A Closer Look into Mosquito Anti-Diuresis

The female mosquito, Aedes aegypti, is a day-biting mosquito, taking a single or multiple blood meals, to obtain the necessary vitamins and nutrients for her egg development1. However, upon ingesting a large blood meal, adult females face the challenge of haemolymph (blood) ion dilution, as they take on a significant water load. To cope with this, insects like A. aegypti utilize a specialized excretory system, comprised of the Malpighian ‘renal’ tubules (MTs), to counter the disturbances to their haemolymph balance, whereby diuretic hormones are released to act on the MTs to drive secretion of large amounts of urine to maintain osmotic balance2.

Farwa Sajadi from York University was one of our two winners from our recent Graduate Student contest

The MTs are under rigorous control by neuroendocrine factors2, and our research focuses on examining the complex cross-talk between the hormonal regulators of A. aegypti MTs. Multiple studies have examined the effects of diuretic factors on A. aegypti mosquitoes, with only limited attention on anti-diuretic factors. Our research focuses on investigating the physiological roles of an insect neuropeptide, CAPA, and its contribution to mosquito osmoregulation via its direct actions on the MTs.

Our lab team recently published a study in Scientific Reports where we established an anti-diuretic hormone system in the adult mosquito A. aegypti3. This work demonstrated the release of the CAPA hormone by the abdominal segmental neurohaemal organs to target their receptor, exclusively expressed within the principal cells of the MTs. Through RNA interference techniques, we were able to successfully knockdown the CAPA receptor, and confirm its anti-diuretic activity against a subset of diuretic hormones through in vitro bioassays.

Although CAPA peptides have been shown to demonstrate species-specific and dose-dependent effects, displaying both diuretic4–6 and anti-diuretic activity4,7, we have shown a novel anti-diuretic role for the CAPA peptide in the Aedes mosquito. Our research indicates that CAPA selectively inhibits (serotonin) 5HT- and (calcitonin-related diuretic hormone) DH31-stimulated secretion8, previously published in the Journal of Experimental Biology, through the cGMP/NOS/PKG pathway3. Currently, we are in the process of investigating the precise mechanism of action on ion channels and transporters involved in the signaling pathway of CAPA, which remains unclear to date.

Investigating hormonal regulation of anti-diuresis is important in insects, since this is the standard physiological state, interrupted only briefly during post-prandial diuresis in insects engorging on plant nectar or vertebrate blood. The female Aedes aegypti mosquito is recognized as an important disease vector, responsible for transmitting various arboviruses including dengue fever, yellow fever and the Zika virus. Therefore, further understanding this complex regulation can allow for development of novel pest management strategies that can interfere with hormones regulating hydromineral balance, and thus lessen the burden of these insects.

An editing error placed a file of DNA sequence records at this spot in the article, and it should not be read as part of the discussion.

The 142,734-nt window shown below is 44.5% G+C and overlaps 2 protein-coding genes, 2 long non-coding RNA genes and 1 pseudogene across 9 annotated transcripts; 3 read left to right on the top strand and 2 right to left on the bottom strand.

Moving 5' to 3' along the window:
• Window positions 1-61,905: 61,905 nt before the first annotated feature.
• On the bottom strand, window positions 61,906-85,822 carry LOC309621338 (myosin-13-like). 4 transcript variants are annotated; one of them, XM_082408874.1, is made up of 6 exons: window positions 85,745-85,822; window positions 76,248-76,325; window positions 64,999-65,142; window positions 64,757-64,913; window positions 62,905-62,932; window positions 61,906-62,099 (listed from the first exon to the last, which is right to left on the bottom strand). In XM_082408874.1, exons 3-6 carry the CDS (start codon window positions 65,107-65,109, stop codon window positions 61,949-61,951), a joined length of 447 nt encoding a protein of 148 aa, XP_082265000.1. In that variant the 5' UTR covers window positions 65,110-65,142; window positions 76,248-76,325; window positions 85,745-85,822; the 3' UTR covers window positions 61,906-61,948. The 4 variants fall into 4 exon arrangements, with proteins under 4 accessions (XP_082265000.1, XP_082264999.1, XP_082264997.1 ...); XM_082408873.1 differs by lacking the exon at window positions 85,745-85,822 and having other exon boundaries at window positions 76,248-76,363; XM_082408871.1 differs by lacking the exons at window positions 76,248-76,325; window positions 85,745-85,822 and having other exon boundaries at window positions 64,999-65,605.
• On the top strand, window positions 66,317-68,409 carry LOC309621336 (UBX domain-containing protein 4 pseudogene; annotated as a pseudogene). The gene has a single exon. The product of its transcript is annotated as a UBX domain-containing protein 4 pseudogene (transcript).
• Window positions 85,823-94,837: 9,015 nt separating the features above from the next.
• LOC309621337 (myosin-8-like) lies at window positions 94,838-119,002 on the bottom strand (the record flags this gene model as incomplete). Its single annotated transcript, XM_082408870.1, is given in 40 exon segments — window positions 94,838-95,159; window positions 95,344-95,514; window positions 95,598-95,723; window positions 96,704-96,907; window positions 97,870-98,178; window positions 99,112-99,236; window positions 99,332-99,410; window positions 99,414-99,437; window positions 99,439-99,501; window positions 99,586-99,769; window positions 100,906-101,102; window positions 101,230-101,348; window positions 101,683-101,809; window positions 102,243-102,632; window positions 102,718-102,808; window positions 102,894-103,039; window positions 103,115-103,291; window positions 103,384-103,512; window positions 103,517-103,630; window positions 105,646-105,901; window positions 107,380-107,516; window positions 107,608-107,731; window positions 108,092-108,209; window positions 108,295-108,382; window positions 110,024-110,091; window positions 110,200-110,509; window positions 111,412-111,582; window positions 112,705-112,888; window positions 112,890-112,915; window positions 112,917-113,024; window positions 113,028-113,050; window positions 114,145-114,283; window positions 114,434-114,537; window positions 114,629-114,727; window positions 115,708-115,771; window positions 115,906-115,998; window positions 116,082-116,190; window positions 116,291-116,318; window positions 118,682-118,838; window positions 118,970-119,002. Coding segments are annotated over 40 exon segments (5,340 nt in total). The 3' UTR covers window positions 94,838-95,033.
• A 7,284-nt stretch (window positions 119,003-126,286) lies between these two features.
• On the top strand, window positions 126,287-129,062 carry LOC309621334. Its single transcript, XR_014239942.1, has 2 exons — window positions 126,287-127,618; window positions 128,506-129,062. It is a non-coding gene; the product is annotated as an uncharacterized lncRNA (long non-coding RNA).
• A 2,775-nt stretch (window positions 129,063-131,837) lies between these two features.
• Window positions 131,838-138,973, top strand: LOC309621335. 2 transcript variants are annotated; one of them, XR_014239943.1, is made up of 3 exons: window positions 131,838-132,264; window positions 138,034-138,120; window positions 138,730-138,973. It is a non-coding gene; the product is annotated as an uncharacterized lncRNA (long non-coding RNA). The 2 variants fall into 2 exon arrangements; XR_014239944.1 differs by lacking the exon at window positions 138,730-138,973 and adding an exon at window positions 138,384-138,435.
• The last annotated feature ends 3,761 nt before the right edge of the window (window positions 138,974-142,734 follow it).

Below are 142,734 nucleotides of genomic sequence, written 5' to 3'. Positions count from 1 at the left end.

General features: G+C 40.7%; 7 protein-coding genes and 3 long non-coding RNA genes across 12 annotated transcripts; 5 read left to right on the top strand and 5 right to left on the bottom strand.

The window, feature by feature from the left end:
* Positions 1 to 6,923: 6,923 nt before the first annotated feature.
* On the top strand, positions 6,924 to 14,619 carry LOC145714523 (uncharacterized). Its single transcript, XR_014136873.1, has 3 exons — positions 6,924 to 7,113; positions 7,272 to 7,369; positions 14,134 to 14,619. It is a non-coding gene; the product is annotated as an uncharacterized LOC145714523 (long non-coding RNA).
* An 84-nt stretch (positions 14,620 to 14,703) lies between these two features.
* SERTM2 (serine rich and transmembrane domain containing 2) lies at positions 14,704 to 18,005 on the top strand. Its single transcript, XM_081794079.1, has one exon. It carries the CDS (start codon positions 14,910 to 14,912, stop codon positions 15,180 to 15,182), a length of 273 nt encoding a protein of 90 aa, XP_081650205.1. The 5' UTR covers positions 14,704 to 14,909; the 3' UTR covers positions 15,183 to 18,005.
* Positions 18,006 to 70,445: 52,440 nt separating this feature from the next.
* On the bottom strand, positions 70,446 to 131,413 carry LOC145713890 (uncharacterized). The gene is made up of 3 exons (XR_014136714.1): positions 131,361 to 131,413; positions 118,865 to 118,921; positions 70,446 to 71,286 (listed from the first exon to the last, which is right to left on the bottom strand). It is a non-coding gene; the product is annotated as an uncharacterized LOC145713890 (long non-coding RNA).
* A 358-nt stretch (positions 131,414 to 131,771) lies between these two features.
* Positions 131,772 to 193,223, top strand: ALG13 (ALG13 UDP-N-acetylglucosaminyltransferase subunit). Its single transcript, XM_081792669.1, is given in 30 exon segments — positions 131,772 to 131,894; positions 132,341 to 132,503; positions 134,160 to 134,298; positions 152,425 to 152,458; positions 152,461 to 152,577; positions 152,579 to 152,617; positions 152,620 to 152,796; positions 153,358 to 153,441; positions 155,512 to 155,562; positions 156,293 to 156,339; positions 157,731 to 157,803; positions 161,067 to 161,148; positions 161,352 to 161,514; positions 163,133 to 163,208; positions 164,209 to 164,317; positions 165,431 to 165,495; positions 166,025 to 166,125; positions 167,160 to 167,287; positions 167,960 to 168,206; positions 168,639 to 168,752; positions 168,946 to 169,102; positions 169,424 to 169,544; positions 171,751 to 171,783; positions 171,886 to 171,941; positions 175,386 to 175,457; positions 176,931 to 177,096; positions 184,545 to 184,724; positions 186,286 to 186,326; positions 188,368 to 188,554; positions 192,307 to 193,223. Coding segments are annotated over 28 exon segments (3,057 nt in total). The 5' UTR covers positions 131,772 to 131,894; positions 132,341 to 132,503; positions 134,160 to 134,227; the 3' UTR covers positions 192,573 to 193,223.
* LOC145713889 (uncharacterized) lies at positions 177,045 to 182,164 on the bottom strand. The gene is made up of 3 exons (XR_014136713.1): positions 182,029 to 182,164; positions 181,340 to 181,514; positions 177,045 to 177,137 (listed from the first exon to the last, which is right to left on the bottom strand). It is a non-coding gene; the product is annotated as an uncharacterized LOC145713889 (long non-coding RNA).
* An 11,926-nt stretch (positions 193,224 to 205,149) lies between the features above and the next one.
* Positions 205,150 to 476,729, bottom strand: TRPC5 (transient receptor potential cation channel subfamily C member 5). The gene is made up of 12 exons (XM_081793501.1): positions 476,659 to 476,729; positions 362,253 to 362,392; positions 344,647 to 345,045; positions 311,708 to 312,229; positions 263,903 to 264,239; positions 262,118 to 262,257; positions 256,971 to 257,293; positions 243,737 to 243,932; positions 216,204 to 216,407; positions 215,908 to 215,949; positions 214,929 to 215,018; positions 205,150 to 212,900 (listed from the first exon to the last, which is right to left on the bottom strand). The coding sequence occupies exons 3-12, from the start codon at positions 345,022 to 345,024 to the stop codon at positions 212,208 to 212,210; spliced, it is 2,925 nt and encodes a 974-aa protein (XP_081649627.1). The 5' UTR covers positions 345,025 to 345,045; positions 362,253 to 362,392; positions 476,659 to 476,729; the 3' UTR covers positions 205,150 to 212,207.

This blog post was written by one of our winners, Farwa Sajadi, of the Graduate Student Nomination Contest 2021. She is currently pursuing her PhD at York University.

Related Research

Do you work in this field of research? If so, you may be interested in viewing our other reagents that might be related to the Aedes aegypti mosquito. Some of the reagents include:


1.          Clements, A. N. The biology of mosquitoes. Volume 1. Development, nutrition and reproduction | Mosquito Taxonomic Inventory. (Chapman & Hall, 1992).

2.          Beyenbach, K. W. Transport mechanisms of diuresis in Malpighian tubules of insects. J. Exp. Biol. 206, 3845–3856 (2003).

3.          Sajadi, F. et al. CAPA neuropeptides and their receptor form an anti-diuretic hormone signaling system in the human disease vector, Aedes aegypti. Sci. Rep. 10, (2020).

4.          Ionescu, A. & Donini, A. AedesCAPA-PVK-1 displays diuretic and dose dependent antidiuretic potential in the larval mosquito Aedes aegypti (Liverpool). J. Insect Physiol. 58, 1299–1306 (2012).

5.          Terhzaz, S. et al. Mechanism and function of Drosophila capa GPCR: A desiccation stress-responsive receptor with functional homology to human neuromedinU receptor. (2012). doi:10.1371/journal.pone.0029897

6.          Pollock, V. P. et al. Conservation of capa peptide-induced nitric oxide signalling in Diptera. J. Exp. Biol. 207, 4135–4145 (2004).

7.          Paluzzi, J. P., Naikkhwah, W. & O’Donnell, M. J. Natriuresis and diuretic hormone synergism in R. prolixus upper Malpighian tubules is inhibited by the anti-diuretic hormone, RhoprCAPA-α2. J. Insect Physiol. 58, 534–542 (2012).

8.          Sajadi, F., Curcuruto, C., Al Dhaheri, A. & Paluzzi, J.-P. V. Anti-diuretic action of a

CAPA neuropeptide against a subset of diuretic hormones in the disease vector, Aedes aegypti. J. Exp. Biol (2018). doi: 10.1242/jeb.177089